Beginners Sourdough Starter

By : | 0 Comments | On : March 24, 2023 | Category : Sourdough

Want to make your own Sourdough Starter? Here are the instructions! 🙂

Print your recipe here:

Beginners Sourdough starter

Ingredients sourdough starter from start to finish:

  • Kitchen scale
  • 2 glass jars with lids
  • Rubber band
  • 1 long scraper/stirrer
  • Flour
  • Lukewarm water

Day 1: Mix 25 grams of flour and 25 grams of lukewarm warm together in 1 glass jar until thoroughly mixed. Put a rubberband on the jar marking the top of your mixture. Seal with a lid and put on the back of your counter in a warm spot. If you have a cool draft, consider sitting your jar on a kitchen towel to insulate.

Day 2: There may be a few bubbles appearing on the surface on day 2. But if there is not, don’t worry sometimes it takes a few days. Today we are going to feed our starter only. Mix 25 grams of flour and 25 grams of lukewarm water into your starter. Mix well and move your rubberband to the top of the 100g of fed starter. Seal the lid and store.

Day 3: You should start to see some fermentation signs at the top of your dough, but again if it’s not there don’t panic yet. Just continue with your mixing. Weigh your 2nd empty glass jar and tare your scale (zero it out). You are now going to measure your unfed starter into the clean jar. Pour 25 grams of starter into your clean jar and feed with 25 grams of flour and 25 grams of water. Mix well, move rubberband to this jar, and seal lid.  Now what do you do with the other 75 grams of starter? You discard it. Yes, discard. Feed it to your chickens or dump it. It’s not active sourdough starter yet… it’s like a sourdough sloth. And while sloths are cute, they don’t have a place in day 3.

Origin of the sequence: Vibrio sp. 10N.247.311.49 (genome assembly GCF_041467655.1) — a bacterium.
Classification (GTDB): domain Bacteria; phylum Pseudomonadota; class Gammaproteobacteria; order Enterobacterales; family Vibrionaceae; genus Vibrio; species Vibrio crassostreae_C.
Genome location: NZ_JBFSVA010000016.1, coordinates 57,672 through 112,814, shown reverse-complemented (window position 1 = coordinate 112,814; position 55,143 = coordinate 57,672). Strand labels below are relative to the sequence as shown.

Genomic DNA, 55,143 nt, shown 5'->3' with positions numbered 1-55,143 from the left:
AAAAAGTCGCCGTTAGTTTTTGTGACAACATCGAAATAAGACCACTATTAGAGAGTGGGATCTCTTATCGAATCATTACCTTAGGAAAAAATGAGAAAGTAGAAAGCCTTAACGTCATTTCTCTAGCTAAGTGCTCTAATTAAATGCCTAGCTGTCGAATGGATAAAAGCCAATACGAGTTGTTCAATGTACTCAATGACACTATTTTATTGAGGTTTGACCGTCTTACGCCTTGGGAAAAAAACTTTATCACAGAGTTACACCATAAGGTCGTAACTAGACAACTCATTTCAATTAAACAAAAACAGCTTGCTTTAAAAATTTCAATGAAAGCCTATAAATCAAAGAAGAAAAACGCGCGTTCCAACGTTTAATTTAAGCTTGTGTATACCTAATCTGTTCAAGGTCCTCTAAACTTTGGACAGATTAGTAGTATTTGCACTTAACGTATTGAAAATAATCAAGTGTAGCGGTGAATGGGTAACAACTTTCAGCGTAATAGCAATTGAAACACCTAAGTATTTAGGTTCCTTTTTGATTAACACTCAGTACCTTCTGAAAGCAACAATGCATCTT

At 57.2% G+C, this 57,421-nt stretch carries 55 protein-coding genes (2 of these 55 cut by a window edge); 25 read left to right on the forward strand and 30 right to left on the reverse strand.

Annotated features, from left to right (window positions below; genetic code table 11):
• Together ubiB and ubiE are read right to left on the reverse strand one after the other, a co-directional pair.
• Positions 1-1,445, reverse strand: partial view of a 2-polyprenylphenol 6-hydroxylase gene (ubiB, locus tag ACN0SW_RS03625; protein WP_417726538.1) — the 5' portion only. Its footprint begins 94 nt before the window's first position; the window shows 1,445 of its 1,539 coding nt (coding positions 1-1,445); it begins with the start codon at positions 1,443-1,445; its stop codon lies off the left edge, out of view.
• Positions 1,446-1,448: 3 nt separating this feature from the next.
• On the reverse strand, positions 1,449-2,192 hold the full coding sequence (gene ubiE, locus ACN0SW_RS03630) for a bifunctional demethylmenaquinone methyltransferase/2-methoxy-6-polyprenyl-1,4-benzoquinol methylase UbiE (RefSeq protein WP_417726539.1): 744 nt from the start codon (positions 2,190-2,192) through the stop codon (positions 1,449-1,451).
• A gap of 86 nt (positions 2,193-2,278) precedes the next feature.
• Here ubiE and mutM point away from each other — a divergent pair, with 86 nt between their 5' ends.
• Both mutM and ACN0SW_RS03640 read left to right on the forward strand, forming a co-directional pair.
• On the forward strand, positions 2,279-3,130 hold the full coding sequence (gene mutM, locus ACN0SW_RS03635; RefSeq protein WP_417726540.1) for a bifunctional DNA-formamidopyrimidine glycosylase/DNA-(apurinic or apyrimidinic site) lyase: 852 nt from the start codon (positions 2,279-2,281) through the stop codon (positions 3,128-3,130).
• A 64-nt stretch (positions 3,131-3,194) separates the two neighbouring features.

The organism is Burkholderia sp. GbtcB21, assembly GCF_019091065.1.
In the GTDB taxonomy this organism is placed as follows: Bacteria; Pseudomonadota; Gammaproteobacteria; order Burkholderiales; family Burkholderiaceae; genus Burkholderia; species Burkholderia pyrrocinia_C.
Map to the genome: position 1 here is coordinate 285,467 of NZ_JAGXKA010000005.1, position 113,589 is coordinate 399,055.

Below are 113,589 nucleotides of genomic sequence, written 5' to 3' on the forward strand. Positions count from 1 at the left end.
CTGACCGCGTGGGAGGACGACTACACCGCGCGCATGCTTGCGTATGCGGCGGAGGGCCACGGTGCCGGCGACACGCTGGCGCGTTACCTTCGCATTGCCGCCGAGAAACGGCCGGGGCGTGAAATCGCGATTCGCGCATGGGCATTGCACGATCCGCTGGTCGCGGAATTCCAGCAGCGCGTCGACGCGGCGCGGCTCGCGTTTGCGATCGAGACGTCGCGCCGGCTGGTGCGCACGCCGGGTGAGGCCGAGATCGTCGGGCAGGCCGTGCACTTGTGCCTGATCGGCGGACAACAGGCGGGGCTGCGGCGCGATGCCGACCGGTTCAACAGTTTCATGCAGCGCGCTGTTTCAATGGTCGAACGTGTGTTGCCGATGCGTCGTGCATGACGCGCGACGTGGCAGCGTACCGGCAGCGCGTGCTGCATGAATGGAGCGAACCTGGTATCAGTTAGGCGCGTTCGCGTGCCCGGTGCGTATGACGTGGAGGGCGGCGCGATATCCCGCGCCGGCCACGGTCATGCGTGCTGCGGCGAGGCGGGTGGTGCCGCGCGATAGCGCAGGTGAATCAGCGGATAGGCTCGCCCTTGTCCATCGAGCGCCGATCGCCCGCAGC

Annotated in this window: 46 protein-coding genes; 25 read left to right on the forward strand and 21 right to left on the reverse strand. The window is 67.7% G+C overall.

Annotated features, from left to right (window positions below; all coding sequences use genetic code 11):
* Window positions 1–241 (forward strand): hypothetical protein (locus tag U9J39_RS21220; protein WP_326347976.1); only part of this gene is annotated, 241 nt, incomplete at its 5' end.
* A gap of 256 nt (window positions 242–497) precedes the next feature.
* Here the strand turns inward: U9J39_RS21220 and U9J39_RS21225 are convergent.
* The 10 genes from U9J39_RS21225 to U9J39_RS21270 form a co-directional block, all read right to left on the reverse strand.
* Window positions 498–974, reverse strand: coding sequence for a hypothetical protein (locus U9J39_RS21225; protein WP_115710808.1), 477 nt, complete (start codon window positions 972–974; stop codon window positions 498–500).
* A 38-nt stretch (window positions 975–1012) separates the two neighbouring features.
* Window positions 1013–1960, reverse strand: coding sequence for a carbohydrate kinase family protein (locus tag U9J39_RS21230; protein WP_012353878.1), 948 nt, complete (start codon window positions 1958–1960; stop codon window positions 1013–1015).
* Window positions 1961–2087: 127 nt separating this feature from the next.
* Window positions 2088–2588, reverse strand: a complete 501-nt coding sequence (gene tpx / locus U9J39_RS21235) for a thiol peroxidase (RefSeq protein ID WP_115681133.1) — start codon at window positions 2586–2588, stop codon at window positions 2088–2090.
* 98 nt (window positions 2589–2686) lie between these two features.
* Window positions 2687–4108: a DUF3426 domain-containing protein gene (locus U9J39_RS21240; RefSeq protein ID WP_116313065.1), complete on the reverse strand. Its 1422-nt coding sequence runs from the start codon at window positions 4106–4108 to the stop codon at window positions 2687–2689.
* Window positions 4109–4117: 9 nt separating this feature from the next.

Day 4: Today you should really start to see some changes. Sometimes on day 4 a clearish (brownish…greyish) liquid may start to collect on the top of your starter. That is a great sighting! That means that a.) your starter is alive but b.) your starter is ready to be fed a substantial meal! So if you have some bubbles and some liquid, let’s feed a double feeding. First pour off any liquid, it won’t hurt your starter, but it’s not helpful for anything. Now measure out 25g of starter into a clean jar (discarding the rest) and feed 50 grams of flour and 50 grams of water. Mix well and move the rubber band and seal the lid. It’s at this point that you may see your starter move throughout your day. It should increase in size 25-50%. There is a possibility that your starter will double in size, but not usually on Day 4. 

Day 5: If your starter rose to 50% or more, we can move on to day 5. If your starter did not rise enough, repeat Day 4 with a discard and do a 50g/50g feed. If your starter rose at least 50%, transfer 50grams of starter to a clean jar and feed with 75g flour and 75g of water. Move your rubber band and seal your lid. Repeat this day until you get a 25-50% rise.

Day 6: Your starter should have doubled in size over the last 24 hours. If it has not, and is still only 50% rise, feed Day 5 again. If your starter doubled (and has fallen again), it’s time to get ready to make some bread. In a clean jar measure out 25 grams of sourdough starter. Feed 25g of flour and 25g of water. Remove rubber band and seal lid. This is your starter jar. Leave on the counter and feed daily (or put in the refrigerator and feed once a week or so). 4-6 hours before you want to start your bread (but preferably right before you go to bed so it can sit overnight), measure 25g of starter and feed it with 50 grams of flour and 50 grams of water. Move your rubberband to this jar and seal. In 4-6 hours or by morning, your starter should be at peak activity and ready to float test. Take a small amount and drop into the top of a glass of water. If it floats, it’s ready. If it does not float, wait for it to float or you won’t get good results. If you missed your peak activity (because the starter already deflated), use this as a Day 6 feed.

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Edited by Kevin Bloomquist – Editing@Bloomquist.com

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